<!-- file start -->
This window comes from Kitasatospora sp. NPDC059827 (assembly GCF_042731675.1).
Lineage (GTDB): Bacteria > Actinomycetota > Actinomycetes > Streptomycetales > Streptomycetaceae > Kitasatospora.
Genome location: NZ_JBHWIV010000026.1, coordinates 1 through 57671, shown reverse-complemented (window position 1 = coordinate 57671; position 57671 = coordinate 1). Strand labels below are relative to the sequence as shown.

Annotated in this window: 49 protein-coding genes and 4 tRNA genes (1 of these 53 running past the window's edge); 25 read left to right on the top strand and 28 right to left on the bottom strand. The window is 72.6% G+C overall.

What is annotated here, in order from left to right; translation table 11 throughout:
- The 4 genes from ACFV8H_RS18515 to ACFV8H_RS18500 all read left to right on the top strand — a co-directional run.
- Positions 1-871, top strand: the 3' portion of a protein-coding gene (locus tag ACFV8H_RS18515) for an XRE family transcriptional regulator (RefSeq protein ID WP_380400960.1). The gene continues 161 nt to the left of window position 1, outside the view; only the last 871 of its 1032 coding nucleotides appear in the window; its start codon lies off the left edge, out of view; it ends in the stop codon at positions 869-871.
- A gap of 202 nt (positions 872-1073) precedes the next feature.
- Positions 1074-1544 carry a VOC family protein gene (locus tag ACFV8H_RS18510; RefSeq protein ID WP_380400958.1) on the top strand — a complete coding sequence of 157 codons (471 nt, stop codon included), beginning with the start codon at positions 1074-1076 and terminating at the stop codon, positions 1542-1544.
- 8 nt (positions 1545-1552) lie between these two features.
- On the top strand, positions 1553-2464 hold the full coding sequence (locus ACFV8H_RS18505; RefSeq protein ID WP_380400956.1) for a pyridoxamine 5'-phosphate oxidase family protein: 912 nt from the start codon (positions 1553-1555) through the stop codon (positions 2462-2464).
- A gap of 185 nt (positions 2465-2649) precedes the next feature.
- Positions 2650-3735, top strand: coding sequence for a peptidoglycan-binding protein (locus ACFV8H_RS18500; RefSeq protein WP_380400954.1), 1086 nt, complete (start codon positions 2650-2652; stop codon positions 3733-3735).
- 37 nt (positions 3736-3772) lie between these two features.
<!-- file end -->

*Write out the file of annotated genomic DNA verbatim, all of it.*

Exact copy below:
This window comes from Kitasatospora sp. NPDC059827 (assembly GCF_042731675.1).
Lineage (GTDB): Bacteria > Actinomycetota > Actinomycetes > Streptomycetales > Streptomycetaceae > Kitasatospora.
Genome location: NZ_JBHWIV010000026.1, coordinates 1 through 57671, shown reverse-complemented (window position 1 = coordinate 57671; position 57671 = coordinate 1). Strand labels below are relative to the sequence as shown.

Annotated in this window: 49 protein-coding genes and 4 tRNA genes (1 of these 53 running past the window's edge); 25 read left to right on the top strand and 28 right to left on the bottom strand. The window is 72.6% G+C overall.

What is annotated here, in order from left to right; translation table 11 throughout:
- The 4 genes from ACFV8H_RS18515 to ACFV8H_RS18500 all read left to right on the top strand — a co-directional run.
- Positions 1-871, top strand: the 3' portion of a protein-coding gene (locus tag ACFV8H_RS18515) for an XRE family transcriptional regulator (RefSeq protein ID WP_380400960.1). The gene continues 161 nt to the left of window position 1, outside the view; only the last 871 of its 1032 coding nucleotides appear in the window; its start codon lies off the left edge, out of view; it ends in the stop codon at positions 869-871.
- A gap of 202 nt (positions 872-1073) precedes the next feature.
- Positions 1074-1544 carry a VOC family protein gene (locus tag ACFV8H_RS18510; RefSeq protein ID WP_380400958.1) on the top strand — a complete coding sequence of 157 codons (471 nt, stop codon included), beginning with the start codon at positions 1074-1076 and terminating at the stop codon, positions 1542-1544.
- 8 nt (positions 1545-1552) lie between these two features.
- On the top strand, positions 1553-2464 hold the full coding sequence (locus ACFV8H_RS18505; RefSeq protein ID WP_380400956.1) for a pyridoxamine 5'-phosphate oxidase family protein: 912 nt from the start codon (positions 1553-1555) through the stop codon (positions 2462-2464).
- A gap of 185 nt (positions 2465-2649) precedes the next feature.
- Positions 2650-3735, top strand: coding sequence for a peptidoglycan-binding protein (locus ACFV8H_RS18500; RefSeq protein WP_380400954.1), 1086 nt, complete (start codon positions 2650-2652; stop codon positions 3733-3735).
- 37 nt (positions 3736-3772) lie between these two features.